Fluid mechanical factors are thought to influence vascular morphogenesis. Here we show how blood shear stress regulates the shape of a thrombus-neointima-like tissue on a polymer micro-cylinder implanted in the center of the rat vena cava with the micro-cylinder perpendicular to blood flow. In this model, the micro-cylinder is exposed to a laminar flow with a known shear stress field in the leading region and a vortex flow in the trailing region. At 1, 5, 10, 20, and 30 days after implantation, it was found that the micro-cylinder was encapsulated by a thrombus-neointima-like tissue with a streamlined body profile. The highest growth rate of the thrombus-neointima-like tissue was found along the trailing and leading stagnation edges of the micro-cylinder. Blood shear stress in the laminar flow region was inversely correlated with the rate of thrombus formation and cell proliferation, and the percentage of smooth muscle α actin-positive cells. These biological changes were also found in the trailing vortex flow region, which was associated with lowered shear stress. These results suggest that blood shear stress regulates the rate of thrombus and neointimal formation and, thus, influences the shape of the thrombus-neointima-like structure in the present model.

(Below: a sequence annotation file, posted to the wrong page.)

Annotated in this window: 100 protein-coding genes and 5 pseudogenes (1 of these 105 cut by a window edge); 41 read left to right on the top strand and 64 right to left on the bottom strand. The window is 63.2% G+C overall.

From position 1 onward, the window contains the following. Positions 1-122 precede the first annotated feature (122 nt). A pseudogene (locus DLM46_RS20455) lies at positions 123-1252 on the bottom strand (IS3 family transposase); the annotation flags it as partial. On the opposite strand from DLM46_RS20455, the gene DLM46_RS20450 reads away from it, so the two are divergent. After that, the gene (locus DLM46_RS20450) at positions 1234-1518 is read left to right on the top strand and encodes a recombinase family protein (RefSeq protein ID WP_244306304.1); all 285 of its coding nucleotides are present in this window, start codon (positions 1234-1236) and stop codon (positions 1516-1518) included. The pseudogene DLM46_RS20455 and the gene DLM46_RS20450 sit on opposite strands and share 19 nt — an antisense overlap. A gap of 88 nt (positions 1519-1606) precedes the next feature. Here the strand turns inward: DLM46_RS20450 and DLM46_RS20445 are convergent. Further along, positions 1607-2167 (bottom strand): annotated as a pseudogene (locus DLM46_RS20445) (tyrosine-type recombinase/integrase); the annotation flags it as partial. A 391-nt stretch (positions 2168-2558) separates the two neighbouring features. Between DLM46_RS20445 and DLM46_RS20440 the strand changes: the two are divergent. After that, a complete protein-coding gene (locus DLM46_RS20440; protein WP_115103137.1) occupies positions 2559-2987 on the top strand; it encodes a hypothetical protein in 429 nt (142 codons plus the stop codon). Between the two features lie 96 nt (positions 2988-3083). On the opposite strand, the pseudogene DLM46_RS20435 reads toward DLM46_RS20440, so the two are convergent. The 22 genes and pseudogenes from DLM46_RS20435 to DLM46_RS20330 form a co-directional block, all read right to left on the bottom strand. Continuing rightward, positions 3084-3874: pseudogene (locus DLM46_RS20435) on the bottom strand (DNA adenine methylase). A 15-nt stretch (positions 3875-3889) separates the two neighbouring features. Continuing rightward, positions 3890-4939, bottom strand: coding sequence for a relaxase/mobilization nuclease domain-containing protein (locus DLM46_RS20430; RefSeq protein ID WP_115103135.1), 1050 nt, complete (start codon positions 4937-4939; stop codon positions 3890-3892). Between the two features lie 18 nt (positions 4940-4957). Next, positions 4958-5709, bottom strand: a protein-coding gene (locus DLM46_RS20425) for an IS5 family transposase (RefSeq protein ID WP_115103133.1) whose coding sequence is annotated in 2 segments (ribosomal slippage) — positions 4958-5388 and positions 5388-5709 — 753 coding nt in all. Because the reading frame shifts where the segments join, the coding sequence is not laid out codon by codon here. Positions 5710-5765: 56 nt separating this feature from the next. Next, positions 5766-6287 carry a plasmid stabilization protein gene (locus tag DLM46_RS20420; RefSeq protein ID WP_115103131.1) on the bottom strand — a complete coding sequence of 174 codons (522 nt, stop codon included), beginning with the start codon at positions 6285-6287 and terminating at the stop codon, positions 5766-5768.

Control of the Shape of a Thrombus-Neointima-Like Structure by Blood Shear Stress
Contributed by the Bioengineering Division for publication in the JOURNAL OF BIOMECHANICAL ENGINEERING. Manuscript received by the Bioengineering Division February 22, 2000; revised manuscript received September 17, 2001. Associate Editor: V. T. Turitto.
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Liu , S. Q., Zhong , L., and Goldman, J. (September 17, 2001). "Control of the Shape of a Thrombus-Neointima-Like Structure by Blood Shear Stress ." ASME. J Biomech Eng. February 2002; 124(1): 30–36. https://doi.org/10.1115/1.1428744
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